Dr. Joseph Agris – October 3, 2013


For over 30 years Dr. Joseph Agris, a plastic and reconstructive surgeon, has participated in medical missions in every continent except Australia and treated over 50,000 children for birth defects, burns, accidents, chemical disfigurements and injuries from violence.  Dr. Agris spoke to us on his experiences on medical missions in Pakistan and provided his views of the social and political situation in Pakistan.

Dr. Agris believes that Pakistan is not a country; large parts are outside the control of the central government; tribal loyalties undermine central control. The West is under the full control of the local tribes and effectively outside the reach of the central government. Illiteracy is widespread, particularly among women; child mortality is very high; vaccinations are few; women are covered and under the fierce control of custom and male dominance. The East includes such cosmopolitan cities as Islamabad and Lahore; women may go uncovered; the central government holds sway; and education and healthcare are more advanced.

Dr. Agris felt safest in the tribal areas, where tribal leaders who realized he was helping the people protected him.  Tribal leaders introduced him to the warlords so that he would have their protection as well. They greeted him with rose petals and gunshots in the air. Dr. Agris grew a beard, traveled in native garb and picked up passable Urdu. Working conditions were primitive, like an old MASH facility. Military hospitals were the best. The Taliban are different from Al Qaeda; they are local and have killed only in local countries. But they do have a strict view of what they considered acceptable Muslim practices and disagree with Muslim regimes that they believe are inadequately orthodox. The Taliban develops a “ghost” political administration in areas that it controls, with mayors, judges, courts and officials that operate more effectively than those supported by the government and where their version of sharia law prevails.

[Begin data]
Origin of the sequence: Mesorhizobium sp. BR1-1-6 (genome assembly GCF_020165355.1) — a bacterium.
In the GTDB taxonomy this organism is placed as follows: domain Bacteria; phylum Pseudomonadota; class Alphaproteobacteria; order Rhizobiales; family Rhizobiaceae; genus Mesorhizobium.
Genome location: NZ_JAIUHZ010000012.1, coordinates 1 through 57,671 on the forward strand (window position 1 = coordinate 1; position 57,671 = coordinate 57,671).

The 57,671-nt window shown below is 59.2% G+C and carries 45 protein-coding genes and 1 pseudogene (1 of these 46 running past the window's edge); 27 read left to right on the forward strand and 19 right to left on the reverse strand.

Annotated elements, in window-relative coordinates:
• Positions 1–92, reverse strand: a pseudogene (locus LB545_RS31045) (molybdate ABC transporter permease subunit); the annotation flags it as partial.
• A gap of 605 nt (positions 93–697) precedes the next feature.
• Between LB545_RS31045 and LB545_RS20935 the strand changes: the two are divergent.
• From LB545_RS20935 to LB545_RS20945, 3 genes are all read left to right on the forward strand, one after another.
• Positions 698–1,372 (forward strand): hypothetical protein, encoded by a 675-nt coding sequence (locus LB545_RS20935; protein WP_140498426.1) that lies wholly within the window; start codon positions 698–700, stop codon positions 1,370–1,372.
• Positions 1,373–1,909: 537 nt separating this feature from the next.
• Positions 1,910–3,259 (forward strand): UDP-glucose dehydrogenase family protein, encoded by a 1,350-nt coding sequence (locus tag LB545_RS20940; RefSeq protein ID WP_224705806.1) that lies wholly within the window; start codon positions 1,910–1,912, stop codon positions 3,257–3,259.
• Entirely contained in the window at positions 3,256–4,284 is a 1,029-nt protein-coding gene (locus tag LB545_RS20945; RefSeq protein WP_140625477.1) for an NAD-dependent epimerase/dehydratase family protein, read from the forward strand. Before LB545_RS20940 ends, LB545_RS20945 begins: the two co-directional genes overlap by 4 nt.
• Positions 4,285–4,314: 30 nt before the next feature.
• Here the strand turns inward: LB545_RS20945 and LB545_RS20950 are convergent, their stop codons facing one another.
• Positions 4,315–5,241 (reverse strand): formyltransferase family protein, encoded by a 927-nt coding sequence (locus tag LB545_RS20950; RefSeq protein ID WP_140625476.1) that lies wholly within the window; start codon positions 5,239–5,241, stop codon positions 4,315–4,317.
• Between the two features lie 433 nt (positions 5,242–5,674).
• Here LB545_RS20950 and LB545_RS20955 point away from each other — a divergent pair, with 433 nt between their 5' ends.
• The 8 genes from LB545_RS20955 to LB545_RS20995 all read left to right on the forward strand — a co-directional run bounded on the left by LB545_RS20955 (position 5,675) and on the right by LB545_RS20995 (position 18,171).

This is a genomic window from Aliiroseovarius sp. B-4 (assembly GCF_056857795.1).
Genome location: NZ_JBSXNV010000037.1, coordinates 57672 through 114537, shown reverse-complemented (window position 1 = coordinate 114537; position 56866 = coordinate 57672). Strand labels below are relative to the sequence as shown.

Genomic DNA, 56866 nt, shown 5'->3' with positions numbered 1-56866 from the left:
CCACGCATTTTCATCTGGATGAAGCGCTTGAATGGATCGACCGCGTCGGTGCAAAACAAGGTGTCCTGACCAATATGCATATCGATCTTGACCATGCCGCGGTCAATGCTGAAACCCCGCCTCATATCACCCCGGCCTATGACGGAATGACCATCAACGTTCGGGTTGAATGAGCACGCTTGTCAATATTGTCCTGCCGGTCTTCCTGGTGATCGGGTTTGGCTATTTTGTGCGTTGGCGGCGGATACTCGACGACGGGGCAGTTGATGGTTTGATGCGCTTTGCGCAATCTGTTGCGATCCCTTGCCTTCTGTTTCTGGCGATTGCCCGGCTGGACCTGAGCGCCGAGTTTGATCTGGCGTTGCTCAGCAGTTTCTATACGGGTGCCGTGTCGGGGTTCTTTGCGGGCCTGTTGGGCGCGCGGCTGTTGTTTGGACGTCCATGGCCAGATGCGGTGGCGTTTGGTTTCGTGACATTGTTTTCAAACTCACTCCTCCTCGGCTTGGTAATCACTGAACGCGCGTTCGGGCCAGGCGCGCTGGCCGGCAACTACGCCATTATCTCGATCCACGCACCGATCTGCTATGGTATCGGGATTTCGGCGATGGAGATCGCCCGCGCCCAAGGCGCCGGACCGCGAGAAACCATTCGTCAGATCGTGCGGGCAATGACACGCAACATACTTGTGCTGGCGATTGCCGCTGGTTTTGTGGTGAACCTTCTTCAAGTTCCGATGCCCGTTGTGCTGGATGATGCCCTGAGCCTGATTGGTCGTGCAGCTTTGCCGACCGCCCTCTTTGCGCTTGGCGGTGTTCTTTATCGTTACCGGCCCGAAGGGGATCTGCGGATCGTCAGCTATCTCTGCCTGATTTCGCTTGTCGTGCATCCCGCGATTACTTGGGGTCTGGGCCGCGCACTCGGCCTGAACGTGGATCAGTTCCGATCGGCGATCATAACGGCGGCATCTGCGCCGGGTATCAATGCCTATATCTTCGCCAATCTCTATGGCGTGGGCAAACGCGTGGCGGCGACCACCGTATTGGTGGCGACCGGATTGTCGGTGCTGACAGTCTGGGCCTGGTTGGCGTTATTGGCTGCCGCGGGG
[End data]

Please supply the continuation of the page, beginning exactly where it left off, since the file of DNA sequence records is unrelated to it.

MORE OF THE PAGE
When it comes to treatment of women, the Taliban’s sharia law is simple, said Dr. Agris – be a proper daughter or wife or die. Women considered out of line are all too frequently doused with battery acid, causing horrific disfigurement or death.  In a burn unit where he worked, 90% of the patients were women. Perpetrators are not prosecuted.

According to Dr. Agris, Al Qaeda has put together one of the largest and most sophisticated drug manufacturing and distribution operations in the world, operating out of Pakistan and Afghanistan, producing high quality injectable dope and shipping to the U.S. and Europe. He quotes bin Laden as a saying “If I can’t kill them with bullets, I will kill their youth with narcotics.” U.S. efforts to encourage farmers to grow other crops than poppies have failed.  Bin Laden also sabotaged a U.N. program for polio vaccination by circulating a rumor that the doctors were CIA agents.

Polls show that Pakistanis favor (i) better education, (ii) better health care, (iii) U.S. forces out of Pakistan, and (iv) an end to drone strikes that kill far too many innocents. The Taliban are only a small portion the total. Most just want a better life for their children.

Dr. Agris is highly critical of U.S. government efforts in Pakistan. Efforts to improve health care and education are backed by private groups, not the U.S. government, whose $800 million in supports goes for weapons, political projects and corruption.  

In the Q&A, Dr. Agris noted the following:

  1. Corruption consumes huge portions of aid. The former PM was “Mr. 50%.”
  2. Education of women is key. The Koran does not prohibit education of women.
  3. His experience with U.S. politicians and Hillary Clinton is frustrating because they don’t understand what is going on and don’t listen.
  4. The number of madrassas in Pakistan grew from 5,200 to 27,000 since he started there. Young men learn nothing helpful, only the Koran and other religious texts. Students emerge either as fanatic jihadists or incapable farmers.
  5. The poppy crop could be used to provide medical drugs, where we are encountering shortages.